The potential benefits of lotus birth are attractive to many moms who are looking to have a natural birth process and postpartum experience with as few interventions as possible. This is also a very gentle way for the baby to enter the world. A lotus birth does not prevent the mother from holding and breastfeeding the baby, so the mother and baby are able to remain close together.

Like delayed cord clamping, lotus birth provides increased blood and nourishment from the placenta but for a longer period of time. Also, because the cord is not cut before it would naturally depart from the placenta, there is less risk of injury to the belly button.

In addition, many families choose to honor the placenta or see additional benefits from this life giving organ through placenta ritual. Some mothers choose to eat the placenta by having it made into pills or by adding it into smoothies after birth. The placenta can also be made into a healing salve. Others donate the placenta since it can have many medical benefits. By allowing the placenta to run its natural course, mothers may see it as a ritual of honor or a more natural birth experience.

If a mom were ever to give birth in an emergency situation where she had to wait to receive medical attention or help, keeping the placenta attached could potentially reduce risk which is an interesting point to take note of.

If you are interested in having a lotus birth, your best possible chance at making this happen would be to plan for a home birth with a midwife who specifically has experience with lotus birth. Researching midwifery practices and getting referrals and recommendations is extremely important if you are looking to choose a midwife with this level of experience just as it would be to research any healthcare providers that might be involved with your baby’s birth.

What are the risks of lotus birth?

A risk of lotus birthing to be aware of involves the potential risk of infection. The placenta becomes dead tissue when blood stops flowing to it, and dead tissue can become infected. Since it would still be attached to the baby in this case, infection can occur.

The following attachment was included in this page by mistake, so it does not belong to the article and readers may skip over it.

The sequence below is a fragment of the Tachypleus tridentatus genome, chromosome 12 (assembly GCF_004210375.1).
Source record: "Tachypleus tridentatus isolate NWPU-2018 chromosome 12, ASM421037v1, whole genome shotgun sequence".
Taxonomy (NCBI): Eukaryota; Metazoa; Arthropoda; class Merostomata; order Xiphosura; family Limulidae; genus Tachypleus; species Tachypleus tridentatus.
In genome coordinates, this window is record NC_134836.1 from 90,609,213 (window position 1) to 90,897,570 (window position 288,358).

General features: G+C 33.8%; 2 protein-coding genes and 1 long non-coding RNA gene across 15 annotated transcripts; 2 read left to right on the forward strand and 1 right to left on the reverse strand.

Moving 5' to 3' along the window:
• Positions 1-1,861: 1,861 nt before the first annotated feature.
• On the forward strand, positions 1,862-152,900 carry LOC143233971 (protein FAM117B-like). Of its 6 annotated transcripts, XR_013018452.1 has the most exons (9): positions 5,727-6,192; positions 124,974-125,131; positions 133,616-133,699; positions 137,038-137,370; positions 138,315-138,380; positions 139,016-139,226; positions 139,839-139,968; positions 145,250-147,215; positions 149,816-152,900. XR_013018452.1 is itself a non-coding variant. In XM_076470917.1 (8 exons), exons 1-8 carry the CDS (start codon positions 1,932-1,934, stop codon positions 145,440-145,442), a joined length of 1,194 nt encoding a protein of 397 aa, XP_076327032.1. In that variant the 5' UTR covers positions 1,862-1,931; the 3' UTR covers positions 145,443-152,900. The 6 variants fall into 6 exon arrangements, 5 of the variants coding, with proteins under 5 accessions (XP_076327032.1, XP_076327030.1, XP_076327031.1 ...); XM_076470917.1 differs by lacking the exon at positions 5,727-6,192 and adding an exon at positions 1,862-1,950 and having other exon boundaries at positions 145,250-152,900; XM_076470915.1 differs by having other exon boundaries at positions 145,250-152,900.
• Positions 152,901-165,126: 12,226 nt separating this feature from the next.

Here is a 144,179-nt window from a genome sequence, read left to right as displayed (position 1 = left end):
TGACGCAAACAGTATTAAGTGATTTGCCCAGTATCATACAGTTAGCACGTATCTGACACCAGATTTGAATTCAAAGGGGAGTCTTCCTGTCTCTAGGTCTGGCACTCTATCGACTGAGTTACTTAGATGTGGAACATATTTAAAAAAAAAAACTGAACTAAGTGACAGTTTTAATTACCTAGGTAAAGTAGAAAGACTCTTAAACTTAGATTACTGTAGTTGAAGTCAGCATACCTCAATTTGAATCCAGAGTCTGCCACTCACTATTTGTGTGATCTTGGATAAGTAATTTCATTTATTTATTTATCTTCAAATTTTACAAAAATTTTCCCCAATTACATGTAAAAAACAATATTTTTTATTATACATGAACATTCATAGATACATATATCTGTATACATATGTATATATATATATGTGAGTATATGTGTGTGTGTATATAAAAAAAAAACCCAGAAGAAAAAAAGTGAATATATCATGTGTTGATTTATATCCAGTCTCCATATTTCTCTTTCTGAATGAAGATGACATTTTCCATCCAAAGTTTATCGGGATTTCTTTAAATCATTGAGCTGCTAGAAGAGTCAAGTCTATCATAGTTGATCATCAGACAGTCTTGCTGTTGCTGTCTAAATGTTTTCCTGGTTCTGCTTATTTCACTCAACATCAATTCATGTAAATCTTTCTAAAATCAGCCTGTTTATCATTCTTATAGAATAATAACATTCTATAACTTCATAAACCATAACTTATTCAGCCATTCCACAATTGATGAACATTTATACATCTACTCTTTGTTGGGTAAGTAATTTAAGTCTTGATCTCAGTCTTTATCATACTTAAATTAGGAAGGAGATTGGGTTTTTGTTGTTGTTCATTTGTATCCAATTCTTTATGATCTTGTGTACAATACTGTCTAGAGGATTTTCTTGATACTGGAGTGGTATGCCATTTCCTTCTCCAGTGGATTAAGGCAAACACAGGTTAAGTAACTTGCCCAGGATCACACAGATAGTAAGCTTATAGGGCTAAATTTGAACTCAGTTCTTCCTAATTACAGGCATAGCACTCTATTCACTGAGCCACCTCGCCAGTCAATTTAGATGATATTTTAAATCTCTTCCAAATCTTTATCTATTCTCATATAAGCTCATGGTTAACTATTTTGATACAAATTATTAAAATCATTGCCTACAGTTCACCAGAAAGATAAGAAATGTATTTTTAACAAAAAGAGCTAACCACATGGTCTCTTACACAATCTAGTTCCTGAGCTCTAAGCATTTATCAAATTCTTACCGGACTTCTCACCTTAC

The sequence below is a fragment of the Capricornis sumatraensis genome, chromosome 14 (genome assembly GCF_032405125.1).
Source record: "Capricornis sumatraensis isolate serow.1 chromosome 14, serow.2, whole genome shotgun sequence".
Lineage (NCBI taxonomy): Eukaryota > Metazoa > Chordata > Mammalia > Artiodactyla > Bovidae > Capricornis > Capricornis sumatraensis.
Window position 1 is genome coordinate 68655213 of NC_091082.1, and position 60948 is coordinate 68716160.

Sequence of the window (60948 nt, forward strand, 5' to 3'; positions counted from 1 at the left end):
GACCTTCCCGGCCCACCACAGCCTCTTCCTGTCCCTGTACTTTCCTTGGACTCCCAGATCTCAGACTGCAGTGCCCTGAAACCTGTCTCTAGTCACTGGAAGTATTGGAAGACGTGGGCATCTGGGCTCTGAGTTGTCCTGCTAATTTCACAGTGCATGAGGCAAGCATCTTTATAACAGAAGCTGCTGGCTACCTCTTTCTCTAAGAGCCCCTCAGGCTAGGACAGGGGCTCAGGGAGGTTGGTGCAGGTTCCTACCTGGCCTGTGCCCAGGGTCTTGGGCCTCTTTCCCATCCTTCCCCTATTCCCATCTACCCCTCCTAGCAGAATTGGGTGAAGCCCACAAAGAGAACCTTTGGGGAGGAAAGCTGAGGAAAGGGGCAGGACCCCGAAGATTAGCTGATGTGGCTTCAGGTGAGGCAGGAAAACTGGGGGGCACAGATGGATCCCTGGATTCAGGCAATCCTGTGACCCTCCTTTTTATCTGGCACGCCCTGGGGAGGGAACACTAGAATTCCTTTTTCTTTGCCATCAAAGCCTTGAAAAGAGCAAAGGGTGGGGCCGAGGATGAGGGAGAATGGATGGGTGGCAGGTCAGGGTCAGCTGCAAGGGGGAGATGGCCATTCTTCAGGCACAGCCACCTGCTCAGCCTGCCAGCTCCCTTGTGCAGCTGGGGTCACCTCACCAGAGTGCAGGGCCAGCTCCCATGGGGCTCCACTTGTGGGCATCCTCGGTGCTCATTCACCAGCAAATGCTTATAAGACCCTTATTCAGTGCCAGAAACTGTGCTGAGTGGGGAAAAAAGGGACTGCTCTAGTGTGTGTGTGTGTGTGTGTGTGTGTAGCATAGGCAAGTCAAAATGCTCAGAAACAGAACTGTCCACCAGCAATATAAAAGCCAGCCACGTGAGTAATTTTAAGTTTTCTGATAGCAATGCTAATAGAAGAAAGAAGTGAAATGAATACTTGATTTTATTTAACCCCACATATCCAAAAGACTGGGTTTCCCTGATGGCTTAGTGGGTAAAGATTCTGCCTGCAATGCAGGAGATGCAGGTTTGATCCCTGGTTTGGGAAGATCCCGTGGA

There is also one case reported where the baby had persistent jaundice caused by idiopathic neonatal hepatitis. The baby did fully recover, and there is only one reported case of this happening.

The UK Royal College of Obstetricians and Gynecologists, or RCOG, did warn against the lotus birthing process in 2013. The American College of Obstetricians and Gynecologists does not have an official position on lotus birth, but they did provide the following statement by Maria Mascola, M.D., an OB/GYN and a former member of the Committee on Obstetric Practice in this article:

"There is little medical research on lotus birth specifically. However, leaving the cord and placenta attached to the infant for hours or days after birth can pose a clear risk of dangerous infections of the umbilicus. Bacteria often get into the placenta and membranes during the course of labor. By allowing the cord to remain attached to the placenta for several hours or more, those bacteria can transfer to baby’s umbilical cord site and infect that area. Infection of the umbilical cord site, or omphalitis, is a cause of dangerous infections for newborns around the world, particularly in those areas of the world that have less access to clean water, sterile instruments, and antibiotics. Until medical studies are done that can determine if there are benefits of this practice, mothers-to-be should be aware that the risk of infection remains a major concern."